[infinispan-dev] ISPN-3557: interactions between a clear() operation and a Transaction

Sanne Grinovero sanne at infinispan.org
Tue Oct 1 19:03:30 EDT 2013

I'd love to brainstorm about the clear() operation and what it means
on Infinispan.

I'm not sure to what extent, but it seems that clear() is designed to
work in a TX, or even create an implicit transaction if needed, but
I'm not understanding how that can work.

Obviously a clear() operation isn't listing all keys explicitly. Which
implies that it's undefined on which keys it's going to operate when
it's fired.. that seems like terribly wrong in a distributed key/value
store as we can't possibly freeze the global state and somehow define
a set of keys which are going to be affected, while an explicit
enumeration is needed to acquire the needed locks.

It might give a nice safe feeling that, when invoking a clear()
operation in a transaction, I can still abort the transaction to make
it cancel the operation; that's the only good part I can think of: we
can cancel it.

I don't think it has anything to do with consistency though? To make
sure you're effectively involving all replicas of all entries in a
consistent way, a lock would need to be acquired on each affected key,
which again implies a need to enumerate all keys, including the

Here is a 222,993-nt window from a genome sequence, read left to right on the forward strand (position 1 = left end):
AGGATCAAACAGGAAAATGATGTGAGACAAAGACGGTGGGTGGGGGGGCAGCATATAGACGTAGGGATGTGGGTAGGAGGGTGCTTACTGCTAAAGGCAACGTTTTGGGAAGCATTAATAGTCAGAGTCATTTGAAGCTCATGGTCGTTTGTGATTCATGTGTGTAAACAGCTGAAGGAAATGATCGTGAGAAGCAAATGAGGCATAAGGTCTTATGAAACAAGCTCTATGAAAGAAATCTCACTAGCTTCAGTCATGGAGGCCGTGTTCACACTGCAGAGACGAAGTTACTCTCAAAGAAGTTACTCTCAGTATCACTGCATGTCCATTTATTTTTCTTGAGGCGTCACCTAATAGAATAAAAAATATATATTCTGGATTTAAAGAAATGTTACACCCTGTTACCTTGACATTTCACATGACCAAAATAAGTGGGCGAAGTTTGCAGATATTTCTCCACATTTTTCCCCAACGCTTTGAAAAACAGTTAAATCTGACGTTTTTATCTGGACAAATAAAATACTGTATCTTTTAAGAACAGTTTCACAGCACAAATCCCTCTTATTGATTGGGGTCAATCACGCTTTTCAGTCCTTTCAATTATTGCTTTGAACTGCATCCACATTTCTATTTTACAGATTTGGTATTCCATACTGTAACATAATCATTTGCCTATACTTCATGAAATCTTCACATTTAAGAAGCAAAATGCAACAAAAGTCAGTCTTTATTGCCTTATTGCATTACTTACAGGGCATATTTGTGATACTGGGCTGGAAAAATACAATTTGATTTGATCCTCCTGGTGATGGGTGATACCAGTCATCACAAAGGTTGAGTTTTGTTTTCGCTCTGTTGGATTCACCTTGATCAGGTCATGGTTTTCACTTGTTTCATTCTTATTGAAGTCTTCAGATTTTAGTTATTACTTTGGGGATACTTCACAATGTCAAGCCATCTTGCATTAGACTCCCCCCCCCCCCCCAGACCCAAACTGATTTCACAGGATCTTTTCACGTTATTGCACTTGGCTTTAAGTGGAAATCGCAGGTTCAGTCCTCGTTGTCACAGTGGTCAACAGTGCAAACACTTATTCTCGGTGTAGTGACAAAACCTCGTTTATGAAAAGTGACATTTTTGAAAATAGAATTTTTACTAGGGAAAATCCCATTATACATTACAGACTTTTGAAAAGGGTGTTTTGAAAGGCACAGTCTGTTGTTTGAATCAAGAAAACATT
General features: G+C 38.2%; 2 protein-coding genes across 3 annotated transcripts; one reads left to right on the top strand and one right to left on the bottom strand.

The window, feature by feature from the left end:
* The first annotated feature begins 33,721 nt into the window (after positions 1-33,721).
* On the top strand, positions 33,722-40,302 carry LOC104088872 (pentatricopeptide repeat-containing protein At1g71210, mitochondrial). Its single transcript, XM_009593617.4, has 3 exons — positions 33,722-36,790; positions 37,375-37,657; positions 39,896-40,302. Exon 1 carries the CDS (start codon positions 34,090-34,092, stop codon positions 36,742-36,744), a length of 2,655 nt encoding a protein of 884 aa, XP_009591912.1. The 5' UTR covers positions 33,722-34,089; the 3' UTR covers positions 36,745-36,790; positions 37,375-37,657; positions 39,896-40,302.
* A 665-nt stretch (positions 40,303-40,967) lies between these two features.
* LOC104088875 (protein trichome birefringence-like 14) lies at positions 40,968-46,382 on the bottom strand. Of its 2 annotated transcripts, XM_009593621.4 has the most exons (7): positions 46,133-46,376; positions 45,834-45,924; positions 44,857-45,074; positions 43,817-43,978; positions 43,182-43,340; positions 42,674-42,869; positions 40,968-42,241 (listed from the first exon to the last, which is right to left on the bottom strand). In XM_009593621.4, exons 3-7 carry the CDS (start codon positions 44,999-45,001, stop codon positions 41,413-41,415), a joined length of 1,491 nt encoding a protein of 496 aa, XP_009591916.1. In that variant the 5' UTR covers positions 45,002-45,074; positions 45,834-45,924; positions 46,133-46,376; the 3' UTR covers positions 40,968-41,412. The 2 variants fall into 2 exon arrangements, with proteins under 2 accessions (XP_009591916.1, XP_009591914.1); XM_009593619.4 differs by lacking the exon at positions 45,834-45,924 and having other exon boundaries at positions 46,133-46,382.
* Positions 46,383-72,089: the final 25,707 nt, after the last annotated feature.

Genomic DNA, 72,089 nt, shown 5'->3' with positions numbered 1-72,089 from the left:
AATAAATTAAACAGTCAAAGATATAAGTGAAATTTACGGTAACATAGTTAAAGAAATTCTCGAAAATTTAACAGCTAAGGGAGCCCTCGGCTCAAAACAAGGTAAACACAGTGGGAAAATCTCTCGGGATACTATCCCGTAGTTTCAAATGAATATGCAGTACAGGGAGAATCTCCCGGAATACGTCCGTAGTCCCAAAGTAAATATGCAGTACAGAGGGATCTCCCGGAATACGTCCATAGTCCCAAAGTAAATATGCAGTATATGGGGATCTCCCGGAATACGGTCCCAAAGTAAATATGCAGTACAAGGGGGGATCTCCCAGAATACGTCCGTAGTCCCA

unknown keys which might be hiding in a CacheStore: it's not enough to
broadcast the clear() operation to all nodes and have them simply wipe
their local state as that's never going to deal correctly
(consistently) with in-flight transactions working on different nodes
at different times (I guess enabling Total Order could help but you'd
need to make it mandatory).

So let's step back a second and consider what is the use case for
clear() ? I suspect it's primarily a method needed during testing, or
maybe cleanup before a backup is restored (operations), maybe a
manually activated JMX operation to clear the cache in exceptional

I don't think there would ever be a need for a clear() operation to
interact with other transactions, so I'd rather make it illegal to
invoke a clear() inside a transaction, or simply ignore the
transactional scope and have an immediate and distributed effect.

I'm likely missing something. What terrible consequences would this have?


More information about the infinispan-dev mailing list